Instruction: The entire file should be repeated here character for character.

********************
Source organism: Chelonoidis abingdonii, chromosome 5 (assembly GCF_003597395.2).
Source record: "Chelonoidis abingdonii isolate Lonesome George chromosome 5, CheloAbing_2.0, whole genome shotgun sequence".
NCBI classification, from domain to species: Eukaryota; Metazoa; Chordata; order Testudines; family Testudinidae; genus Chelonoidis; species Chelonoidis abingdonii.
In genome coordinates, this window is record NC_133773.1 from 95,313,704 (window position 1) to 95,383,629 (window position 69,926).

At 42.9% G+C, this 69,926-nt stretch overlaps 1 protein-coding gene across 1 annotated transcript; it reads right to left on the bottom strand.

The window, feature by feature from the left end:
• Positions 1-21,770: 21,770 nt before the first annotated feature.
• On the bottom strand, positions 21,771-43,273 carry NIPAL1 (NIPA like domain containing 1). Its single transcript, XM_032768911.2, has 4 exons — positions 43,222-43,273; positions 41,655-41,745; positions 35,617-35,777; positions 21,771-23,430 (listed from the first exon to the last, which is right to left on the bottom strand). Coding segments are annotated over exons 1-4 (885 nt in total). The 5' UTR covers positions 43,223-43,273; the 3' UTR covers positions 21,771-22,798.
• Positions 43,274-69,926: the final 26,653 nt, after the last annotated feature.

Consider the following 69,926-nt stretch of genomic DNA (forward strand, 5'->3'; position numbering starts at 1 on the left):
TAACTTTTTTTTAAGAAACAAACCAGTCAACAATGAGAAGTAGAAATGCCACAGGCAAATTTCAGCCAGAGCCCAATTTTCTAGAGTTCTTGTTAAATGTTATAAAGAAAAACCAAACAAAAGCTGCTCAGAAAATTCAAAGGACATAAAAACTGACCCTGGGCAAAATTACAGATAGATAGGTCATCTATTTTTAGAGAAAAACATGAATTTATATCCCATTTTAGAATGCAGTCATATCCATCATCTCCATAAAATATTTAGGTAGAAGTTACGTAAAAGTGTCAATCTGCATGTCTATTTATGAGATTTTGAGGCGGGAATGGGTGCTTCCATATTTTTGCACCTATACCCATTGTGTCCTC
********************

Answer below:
Source organism: Chelonoidis abingdonii, chromosome 5 (assembly GCF_003597395.2).
Source record: "Chelonoidis abingdonii isolate Lonesome George chromosome 5, CheloAbing_2.0, whole genome shotgun sequence".
NCBI classification, from domain to species: Eukaryota; Metazoa; Chordata; order Testudines; family Testudinidae; genus Chelonoidis; species Chelonoidis abingdonii.
In genome coordinates, this window is record NC_133773.1 from 95,313,704 (window position 1) to 95,383,629 (window position 69,926).

At 42.9% G+C, this 69,926-nt stretch overlaps 1 protein-coding gene across 1 annotated transcript; it reads right to left on the bottom strand.

The window, feature by feature from the left end:
• Positions 1-21,770: 21,770 nt before the first annotated feature.
• On the bottom strand, positions 21,771-43,273 carry NIPAL1 (NIPA like domain containing 1). Its single transcript, XM_032768911.2, has 4 exons — positions 43,222-43,273; positions 41,655-41,745; positions 35,617-35,777; positions 21,771-23,430 (listed from the first exon to the last, which is right to left on the bottom strand). Coding segments are annotated over exons 1-4 (885 nt in total). The 5' UTR covers positions 43,223-43,273; the 3' UTR covers positions 21,771-22,798.
• Positions 43,274-69,926: the final 26,653 nt, after the last annotated feature.

Consider the following 69,926-nt stretch of genomic DNA (forward strand, 5'->3'; position numbering starts at 1 on the left):
TAACTTTTTTTTAAGAAACAAACCAGTCAACAATGAGAAGTAGAAATGCCACAGGCAAATTTCAGCCAGAGCCCAATTTTCTAGAGTTCTTGTTAAATGTTATAAAGAAAAACCAAACAAAAGCTGCTCAGAAAATTCAAAGGACATAAAAACTGACCCTGGGCAAAATTACAGATAGATAGGTCATCTATTTTTAGAGAAAAACATGAATTTATATCCCATTTTAGAATGCAGTCATATCCATCATCTCCATAAAATATTTAGGTAGAAGTTACGTAAAAGTGTCAATCTGCATGTCTATTTATGAGATTTTGAGGCGGGAATGGGTGCTTCCATATTTTTGCACCTATACCCATTGTGTCCTC